Check out what happened to one parent who went to a public meeting and asked an ‘unauthorized question’ about Common Core:
What do you think about a school district that authorizes this kind of thuggishness at a public meeting?
Some parents have taken to opting their children out of the burdensome standardized testing required by Race to the Top and Common Core. Some states allow parents to opt-out but, in New York, the attorneys say it is not permitted.
The repercussions of too many parents opting-out will result in an unprecedented attack on the school district and the child.
Consequences for refusals and options for school districts
Contrary to the claims of some anti-testing advocates, there are potential consequences for students and districts when students fail to participate in state testing. First, in accordance with NCLB, New York State requires each district to have participation of at least 95 percent of a school as well as subgroups of students that are evaluated in the state’s accountability system. If a district does not reach this level of participation, it will not make “Adequate Yearly Progress” (AYP), and a district’sTitle I funding will be affected. In addition, there may be intervention consequences for districts that fail to meet AYP.
Furthermore, districts’ policies and procedures for determining enrollment and promotion may be triggered. For example, a district’s procedures for promotion to the next grade may be based on a student’s level of achievement on a state assessment. In addition, districts may make determinations for enrollment into honors courses/programs or gifted and talented programs based on students’ performances on state assessments.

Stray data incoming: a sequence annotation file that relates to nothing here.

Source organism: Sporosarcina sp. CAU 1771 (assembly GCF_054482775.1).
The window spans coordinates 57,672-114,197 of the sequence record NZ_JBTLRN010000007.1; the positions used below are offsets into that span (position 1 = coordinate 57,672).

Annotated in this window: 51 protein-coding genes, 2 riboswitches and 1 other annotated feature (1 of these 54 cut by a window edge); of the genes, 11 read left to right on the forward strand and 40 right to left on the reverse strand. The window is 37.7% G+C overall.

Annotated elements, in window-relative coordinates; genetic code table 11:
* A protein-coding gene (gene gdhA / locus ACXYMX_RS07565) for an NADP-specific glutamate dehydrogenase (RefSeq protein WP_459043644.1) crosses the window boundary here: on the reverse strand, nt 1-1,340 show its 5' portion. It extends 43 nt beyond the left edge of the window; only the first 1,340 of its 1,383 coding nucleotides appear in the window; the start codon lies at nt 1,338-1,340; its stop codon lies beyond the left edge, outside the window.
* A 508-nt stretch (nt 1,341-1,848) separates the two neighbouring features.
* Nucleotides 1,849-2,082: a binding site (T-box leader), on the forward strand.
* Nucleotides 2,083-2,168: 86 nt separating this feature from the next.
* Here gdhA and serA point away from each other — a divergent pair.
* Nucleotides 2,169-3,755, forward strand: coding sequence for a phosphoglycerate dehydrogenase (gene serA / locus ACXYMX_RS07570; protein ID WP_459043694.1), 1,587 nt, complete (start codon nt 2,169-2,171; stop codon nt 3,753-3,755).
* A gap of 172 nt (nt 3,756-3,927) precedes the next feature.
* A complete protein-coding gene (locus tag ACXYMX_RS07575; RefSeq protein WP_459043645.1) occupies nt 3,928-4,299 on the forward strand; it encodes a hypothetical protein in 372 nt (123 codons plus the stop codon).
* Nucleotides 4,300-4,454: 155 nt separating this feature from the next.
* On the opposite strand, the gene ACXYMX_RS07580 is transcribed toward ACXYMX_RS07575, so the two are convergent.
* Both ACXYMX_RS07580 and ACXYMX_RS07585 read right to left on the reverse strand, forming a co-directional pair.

Finally, under newly adopted Annual Professional Performance Review (APPR) plans, student achievement on state assessments will be a portion of a teacher’s performance evaluation. Specifically, student achievement comprises 40 percent of teacher and principal evaluations, with part of that percent dependent on student growth on state assessments or comparable measures. However, it is unknown whether student refusals to take any state assessments will be considered in this calculation under APPR. Without SED guidance on these open issues, districts face the unknown should a significant number of students refuse to participate in state assessments.
After this paragraph, they go on with a stress-inducing list of strategies the district might employ to bully parents into giving over their rights which the state insists they don’t have. Take it all as a threat if you want to because it appears to be exactly that. If enough parents resist, their bully tactics will be laid bare and we will see what they are capable of as if these threats aren’t enough.
What else can you do? CLICK HERE FOR SOME ANSWERS